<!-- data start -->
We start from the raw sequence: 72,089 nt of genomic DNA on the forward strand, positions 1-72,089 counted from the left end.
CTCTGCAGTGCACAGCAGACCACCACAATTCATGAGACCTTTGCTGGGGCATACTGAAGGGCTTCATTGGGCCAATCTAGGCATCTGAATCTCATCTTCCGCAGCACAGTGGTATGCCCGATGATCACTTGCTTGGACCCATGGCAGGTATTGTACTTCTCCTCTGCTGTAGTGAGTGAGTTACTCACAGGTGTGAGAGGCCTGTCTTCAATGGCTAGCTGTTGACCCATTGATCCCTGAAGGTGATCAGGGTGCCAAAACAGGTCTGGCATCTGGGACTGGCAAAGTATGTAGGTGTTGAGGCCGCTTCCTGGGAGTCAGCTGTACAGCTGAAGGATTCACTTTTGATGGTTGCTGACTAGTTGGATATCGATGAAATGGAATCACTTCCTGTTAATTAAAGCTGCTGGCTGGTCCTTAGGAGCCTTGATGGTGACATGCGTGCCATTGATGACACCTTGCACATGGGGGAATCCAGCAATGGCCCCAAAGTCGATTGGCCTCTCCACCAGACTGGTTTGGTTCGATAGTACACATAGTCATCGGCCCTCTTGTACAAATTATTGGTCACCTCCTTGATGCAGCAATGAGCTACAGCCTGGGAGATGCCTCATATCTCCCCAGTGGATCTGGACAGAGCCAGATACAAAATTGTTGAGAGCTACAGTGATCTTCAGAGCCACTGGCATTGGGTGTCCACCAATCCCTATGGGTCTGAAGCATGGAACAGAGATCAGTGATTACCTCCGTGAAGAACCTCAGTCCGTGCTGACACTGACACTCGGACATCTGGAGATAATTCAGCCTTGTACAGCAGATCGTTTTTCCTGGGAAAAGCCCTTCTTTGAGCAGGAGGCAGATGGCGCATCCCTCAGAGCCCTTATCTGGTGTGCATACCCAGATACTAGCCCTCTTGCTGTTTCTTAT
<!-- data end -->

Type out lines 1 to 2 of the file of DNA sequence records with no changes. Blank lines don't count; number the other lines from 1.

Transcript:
We start from the raw sequence: 72,089 nt of genomic DNA on the forward strand, positions 1-72,089 counted from the left end.
CTCTGCAGTGCACAGCAGACCACCACAATTCATGAGACCTTTGCTGGGGCATACTGAAGGGCTTCATTGGGCCAATCTAGGCATCTGAATCTCATCTTCCGCAGCACAGTGGTATGCCCGATGATCACTTGCTTGGACCCATGGCAGGTATTGTACTTCTCCTCTGCTGTAGTGAGTGAGTTACTCACAGGTGTGAGAGGCCTGTCTTCAATGGCTAGCTGTTGACCCATTGATCCCTGAAGGTGATCAGGGTGCCAAAACAGGTCTGGCATCTGGGACTGGCAAAGTATGTAGGTGTTGAGGCCGCTTCCTGGGAGTCAGCTGTACAGCTGAAGGATTCACTTTTGATGGTTGCTGACTAGTTGGATATCGATGAAATGGAATCACTTCCTGTTAATTAAAGCTGCTGGCTGGTCCTTAGGAGCCTTGATGGTGACATGCGTGCCATTGATGACACCTTGCACATGGGGGAATCCAGCAATGGCCCCAAAGTCGATTGGCCTCTCCACCAGACTGGTTTGGTTCGATAGTACACATAGTCATCGGCCCTCTTGTACAAATTATTGGTCACCTCCTTGATGCAGCAATGAGCTACAGCCTGGGAGATGCCTCATATCTCCCCAGTGGATCTGGACAGAGCCAGATACAAAATTGTTGAGAGCTACAGTGATCTTCAGAGCCACTGGCATTGGGTGTCCACCAATCCCTATGGGTCTGAAGCATGGAACAGAGATCAGTGATTACCTCCGTGAAGAACCTCAGTCCGTGCTGACACTGACACTCGGACATCTGGAGATAATTCAGCCTTGTACAGCAGATCGTTTTTCCTGGGAAAAGCCCTTCTTTGAGCAGGAGGCAGATGGCGCATCCCTCAGAGCCCTTATCTGGTGTGCATACCCAGATACTAGCCCTCTTGCTGTTTCTTAT